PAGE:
In the chilly corridor outside the dressing room Lichfield was waiting patiently. Though the lights were better here than on the ill-lit stage, and he was closer now than he'd been the night before, Calloway could still not quite make out the face under the wide brim. There was something—what was the idea buzzing in his head?—something artificial about Lichfield's features. The flesh of his face didn't move as interlocking system of muscle and tendon, it was too stiff, too pink, almost like scar-tissue.
«She's not quite ready,» Calloway told him.
«She's a lovely woman,» Lichfield purred.
«I don't blame you . . .»
«She's no actress though.»
«You're not going to interfere are you, Lichfield? I won't let you.»
«Perish the thought.»
The voyeuristic pleasure Lichfield had plainly taken in his embarrassment made Calloway less respectful than he'd been.
«I won't have you upsetting her—«
«My interests are your interests, Terence. All I want to do is see this production prosper, believe me. Am I likely, under those circumstances, to alarm your Leading Lady? I'll be as meek as a lamb, Terence.»
«Whatever you are,» came the testy reply, «you're no lamb.»
The smile appeared again on Lichfield's face, the tissue round his mouth barely stretching to accommodate his expression.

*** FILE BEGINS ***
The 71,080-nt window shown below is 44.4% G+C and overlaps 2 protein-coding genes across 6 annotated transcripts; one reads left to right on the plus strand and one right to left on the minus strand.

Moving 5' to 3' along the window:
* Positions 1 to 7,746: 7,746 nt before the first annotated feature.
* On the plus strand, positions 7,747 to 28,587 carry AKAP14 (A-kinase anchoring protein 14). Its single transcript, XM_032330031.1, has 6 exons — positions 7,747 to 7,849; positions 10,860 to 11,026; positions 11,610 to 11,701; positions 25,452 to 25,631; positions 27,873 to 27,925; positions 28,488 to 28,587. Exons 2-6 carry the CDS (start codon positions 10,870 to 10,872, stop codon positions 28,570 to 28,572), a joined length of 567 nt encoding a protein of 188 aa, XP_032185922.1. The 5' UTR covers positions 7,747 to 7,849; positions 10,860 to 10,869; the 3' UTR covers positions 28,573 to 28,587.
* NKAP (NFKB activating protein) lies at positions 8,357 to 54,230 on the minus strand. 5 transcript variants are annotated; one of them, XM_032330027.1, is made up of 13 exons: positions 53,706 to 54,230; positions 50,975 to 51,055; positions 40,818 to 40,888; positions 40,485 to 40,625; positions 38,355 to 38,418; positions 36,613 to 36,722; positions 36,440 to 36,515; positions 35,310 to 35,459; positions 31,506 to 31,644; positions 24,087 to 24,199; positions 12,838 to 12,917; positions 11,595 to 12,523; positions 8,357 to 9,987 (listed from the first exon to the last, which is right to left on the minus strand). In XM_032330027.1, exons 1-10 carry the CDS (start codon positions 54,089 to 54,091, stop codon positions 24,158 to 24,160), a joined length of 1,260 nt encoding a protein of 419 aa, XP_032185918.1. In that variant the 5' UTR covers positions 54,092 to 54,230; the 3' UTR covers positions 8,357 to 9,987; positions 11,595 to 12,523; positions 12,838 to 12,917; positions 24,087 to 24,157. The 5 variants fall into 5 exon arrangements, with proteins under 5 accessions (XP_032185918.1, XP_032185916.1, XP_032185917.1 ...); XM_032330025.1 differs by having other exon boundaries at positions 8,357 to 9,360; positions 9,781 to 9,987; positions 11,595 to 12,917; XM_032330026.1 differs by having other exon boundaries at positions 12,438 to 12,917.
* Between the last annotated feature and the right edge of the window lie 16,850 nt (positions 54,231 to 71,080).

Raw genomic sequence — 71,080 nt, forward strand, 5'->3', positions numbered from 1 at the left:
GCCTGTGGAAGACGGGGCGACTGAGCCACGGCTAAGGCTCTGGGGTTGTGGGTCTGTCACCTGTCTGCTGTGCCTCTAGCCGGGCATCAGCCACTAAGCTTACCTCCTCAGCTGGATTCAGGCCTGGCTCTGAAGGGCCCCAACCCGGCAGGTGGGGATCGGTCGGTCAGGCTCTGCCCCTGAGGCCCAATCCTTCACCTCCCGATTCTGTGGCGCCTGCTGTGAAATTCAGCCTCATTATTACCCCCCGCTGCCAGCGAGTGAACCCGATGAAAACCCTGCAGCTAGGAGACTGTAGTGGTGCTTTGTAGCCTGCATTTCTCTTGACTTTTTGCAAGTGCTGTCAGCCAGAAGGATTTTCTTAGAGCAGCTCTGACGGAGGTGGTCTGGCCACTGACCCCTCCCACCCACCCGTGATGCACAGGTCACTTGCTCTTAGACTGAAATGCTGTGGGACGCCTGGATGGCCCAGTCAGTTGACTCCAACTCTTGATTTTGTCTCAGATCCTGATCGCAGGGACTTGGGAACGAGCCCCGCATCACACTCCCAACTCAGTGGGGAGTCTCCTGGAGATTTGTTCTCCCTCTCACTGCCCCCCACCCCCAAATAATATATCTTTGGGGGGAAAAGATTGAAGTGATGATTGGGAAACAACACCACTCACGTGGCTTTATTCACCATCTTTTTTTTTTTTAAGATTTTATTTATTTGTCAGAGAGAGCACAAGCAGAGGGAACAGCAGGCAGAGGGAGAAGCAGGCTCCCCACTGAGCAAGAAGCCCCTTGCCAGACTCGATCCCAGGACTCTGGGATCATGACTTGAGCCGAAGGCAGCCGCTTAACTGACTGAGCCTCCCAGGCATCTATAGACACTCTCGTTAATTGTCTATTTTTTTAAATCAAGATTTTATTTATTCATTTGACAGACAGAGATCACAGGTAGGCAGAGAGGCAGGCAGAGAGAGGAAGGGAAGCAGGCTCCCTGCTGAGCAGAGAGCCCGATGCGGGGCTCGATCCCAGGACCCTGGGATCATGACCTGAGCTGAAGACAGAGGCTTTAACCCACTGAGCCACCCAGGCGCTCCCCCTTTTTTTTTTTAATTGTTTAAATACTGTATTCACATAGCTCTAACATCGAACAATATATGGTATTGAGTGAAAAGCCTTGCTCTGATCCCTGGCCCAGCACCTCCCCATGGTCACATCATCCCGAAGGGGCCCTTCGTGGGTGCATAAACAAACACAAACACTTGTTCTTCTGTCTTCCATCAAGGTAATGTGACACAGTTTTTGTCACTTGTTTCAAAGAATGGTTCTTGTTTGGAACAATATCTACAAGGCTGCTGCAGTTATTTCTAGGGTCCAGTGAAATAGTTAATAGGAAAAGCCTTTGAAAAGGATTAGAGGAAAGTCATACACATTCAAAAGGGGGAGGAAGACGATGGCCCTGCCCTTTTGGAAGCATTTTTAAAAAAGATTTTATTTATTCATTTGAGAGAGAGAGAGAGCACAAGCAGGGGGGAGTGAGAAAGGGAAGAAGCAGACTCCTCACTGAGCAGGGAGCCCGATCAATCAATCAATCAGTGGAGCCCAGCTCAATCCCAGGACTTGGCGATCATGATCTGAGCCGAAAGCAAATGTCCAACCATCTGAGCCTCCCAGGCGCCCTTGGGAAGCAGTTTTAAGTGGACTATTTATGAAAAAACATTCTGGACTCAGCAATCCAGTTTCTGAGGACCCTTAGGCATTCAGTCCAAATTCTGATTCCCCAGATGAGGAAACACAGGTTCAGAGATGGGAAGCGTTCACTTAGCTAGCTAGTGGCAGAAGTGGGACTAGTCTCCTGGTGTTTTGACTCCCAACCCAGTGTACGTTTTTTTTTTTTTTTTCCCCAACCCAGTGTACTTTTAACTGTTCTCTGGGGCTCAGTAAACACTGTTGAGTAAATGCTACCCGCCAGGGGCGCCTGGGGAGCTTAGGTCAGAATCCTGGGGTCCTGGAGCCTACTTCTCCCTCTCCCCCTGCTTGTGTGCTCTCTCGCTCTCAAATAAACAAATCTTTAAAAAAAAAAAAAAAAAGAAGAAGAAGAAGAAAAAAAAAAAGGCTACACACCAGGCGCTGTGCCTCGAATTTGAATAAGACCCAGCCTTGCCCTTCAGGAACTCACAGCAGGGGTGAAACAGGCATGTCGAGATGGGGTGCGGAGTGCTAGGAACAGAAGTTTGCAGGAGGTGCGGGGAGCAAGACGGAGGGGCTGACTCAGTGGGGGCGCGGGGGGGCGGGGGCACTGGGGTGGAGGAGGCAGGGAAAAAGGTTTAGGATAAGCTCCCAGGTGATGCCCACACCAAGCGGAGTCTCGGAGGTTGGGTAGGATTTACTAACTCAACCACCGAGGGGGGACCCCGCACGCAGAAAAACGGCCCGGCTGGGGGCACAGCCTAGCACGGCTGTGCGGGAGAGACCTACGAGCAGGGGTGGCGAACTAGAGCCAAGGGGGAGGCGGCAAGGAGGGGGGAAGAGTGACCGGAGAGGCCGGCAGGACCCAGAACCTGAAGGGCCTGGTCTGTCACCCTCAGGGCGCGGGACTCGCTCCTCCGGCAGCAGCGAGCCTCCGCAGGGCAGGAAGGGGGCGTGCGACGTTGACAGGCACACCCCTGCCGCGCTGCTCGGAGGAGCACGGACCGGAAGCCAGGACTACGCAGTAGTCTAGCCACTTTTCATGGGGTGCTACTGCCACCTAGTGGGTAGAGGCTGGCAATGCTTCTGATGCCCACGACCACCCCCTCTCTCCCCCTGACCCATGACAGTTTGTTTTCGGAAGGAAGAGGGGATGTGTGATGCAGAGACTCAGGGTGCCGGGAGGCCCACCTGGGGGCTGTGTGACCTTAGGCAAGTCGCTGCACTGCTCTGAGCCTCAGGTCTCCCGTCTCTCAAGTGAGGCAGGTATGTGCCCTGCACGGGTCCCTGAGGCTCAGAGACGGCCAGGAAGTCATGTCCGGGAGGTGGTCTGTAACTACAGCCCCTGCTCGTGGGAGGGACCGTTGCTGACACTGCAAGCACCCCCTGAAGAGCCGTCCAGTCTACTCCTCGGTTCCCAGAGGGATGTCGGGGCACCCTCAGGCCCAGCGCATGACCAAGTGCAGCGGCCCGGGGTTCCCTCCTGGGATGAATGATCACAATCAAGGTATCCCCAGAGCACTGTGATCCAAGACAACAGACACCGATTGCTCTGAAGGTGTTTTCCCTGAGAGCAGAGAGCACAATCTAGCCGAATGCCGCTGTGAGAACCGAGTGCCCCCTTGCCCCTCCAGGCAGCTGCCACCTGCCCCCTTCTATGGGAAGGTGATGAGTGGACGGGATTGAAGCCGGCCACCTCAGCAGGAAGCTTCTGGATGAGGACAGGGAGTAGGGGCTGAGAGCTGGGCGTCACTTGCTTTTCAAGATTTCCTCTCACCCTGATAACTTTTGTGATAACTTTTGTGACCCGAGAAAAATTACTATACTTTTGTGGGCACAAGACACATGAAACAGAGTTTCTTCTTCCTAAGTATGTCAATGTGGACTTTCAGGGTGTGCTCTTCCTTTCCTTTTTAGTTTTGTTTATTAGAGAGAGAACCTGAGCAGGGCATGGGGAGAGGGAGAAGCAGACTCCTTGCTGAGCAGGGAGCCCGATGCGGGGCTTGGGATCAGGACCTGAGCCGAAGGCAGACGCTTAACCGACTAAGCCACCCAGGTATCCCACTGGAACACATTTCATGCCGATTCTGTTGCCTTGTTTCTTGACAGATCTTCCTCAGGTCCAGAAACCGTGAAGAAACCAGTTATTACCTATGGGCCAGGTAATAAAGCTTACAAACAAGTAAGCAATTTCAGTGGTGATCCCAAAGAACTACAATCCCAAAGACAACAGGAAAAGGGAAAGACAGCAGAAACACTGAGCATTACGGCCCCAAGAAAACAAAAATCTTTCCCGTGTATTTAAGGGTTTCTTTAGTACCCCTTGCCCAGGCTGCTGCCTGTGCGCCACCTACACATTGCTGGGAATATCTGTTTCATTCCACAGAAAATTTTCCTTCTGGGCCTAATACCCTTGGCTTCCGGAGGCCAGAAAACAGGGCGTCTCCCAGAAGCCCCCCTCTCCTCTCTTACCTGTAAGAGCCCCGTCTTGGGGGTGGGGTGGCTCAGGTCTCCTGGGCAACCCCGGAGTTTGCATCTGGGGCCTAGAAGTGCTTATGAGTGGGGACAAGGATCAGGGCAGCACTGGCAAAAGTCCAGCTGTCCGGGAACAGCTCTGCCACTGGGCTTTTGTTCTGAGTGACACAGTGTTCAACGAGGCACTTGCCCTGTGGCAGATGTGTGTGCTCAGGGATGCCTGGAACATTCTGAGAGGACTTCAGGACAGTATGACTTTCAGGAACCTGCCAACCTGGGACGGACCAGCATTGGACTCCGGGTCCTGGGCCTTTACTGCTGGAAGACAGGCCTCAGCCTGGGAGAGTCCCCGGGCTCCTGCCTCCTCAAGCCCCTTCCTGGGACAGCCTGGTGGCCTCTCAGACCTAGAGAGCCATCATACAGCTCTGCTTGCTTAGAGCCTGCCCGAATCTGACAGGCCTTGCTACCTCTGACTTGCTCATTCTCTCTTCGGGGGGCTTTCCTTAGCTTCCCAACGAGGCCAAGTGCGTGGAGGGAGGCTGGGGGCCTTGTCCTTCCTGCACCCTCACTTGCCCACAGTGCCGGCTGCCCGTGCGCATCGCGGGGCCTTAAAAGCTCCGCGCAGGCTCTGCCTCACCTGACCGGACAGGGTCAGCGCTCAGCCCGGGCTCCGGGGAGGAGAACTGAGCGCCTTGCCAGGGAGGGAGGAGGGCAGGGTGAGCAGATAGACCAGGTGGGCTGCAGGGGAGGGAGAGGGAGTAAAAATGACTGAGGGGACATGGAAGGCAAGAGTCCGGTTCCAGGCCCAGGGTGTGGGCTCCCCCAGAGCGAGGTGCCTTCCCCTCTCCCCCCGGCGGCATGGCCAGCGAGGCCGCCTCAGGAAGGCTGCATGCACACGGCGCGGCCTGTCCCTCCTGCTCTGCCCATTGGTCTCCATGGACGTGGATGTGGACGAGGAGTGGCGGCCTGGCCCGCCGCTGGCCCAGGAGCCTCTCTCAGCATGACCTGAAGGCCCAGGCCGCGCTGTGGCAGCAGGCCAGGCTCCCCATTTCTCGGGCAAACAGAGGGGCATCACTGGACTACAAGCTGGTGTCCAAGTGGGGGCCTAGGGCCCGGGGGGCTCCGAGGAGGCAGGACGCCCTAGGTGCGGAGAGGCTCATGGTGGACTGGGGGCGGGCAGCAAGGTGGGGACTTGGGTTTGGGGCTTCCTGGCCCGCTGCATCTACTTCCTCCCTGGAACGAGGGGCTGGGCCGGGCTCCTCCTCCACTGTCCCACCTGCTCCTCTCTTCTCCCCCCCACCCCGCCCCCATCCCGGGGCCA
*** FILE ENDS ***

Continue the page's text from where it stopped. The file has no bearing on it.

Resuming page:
Calloway retired to the pub with that predatory sickle of teeth fixed in his mind, anxious for no reason he could focus upon.
In the mirrored cell of her dressing-room Diane Duvall was just about ready to play her scene.
«You may come in now, Mr. Lichfield,» she announced.
He was in the doorway before the last syllable of his name had died on her lips.
«Miss Duvall,» he bowed slightly in deference to her. She smiled; so courteous. «Will you please forgive my blundering in earlier on?»
She looked coy; it always melted men.
«Mr. Calloway—« she began.
«A very insistent young man, I think.»
«Not above pressing his attentions on his Leading Lady, perhaps?»
She frowned a little, a dancing pucker where the plucked arches of her brows converged.
«I'm afraid so.»
«Most unprofessional of him,» Lichfield said. «But forgive me—an understandable ardor.»
She moved upstage of him, towards the lights of her mirror, and turned, knowing they would back-light her hair more flatteringly.
«Well, Mr. Lichfield, what can I do for you?»
«This is frankly a delicate matter,» said Lichfield. «The bitter fact is—how shall I put this?—your talents are not ideally suited to this production. Your style lacks delicacy.»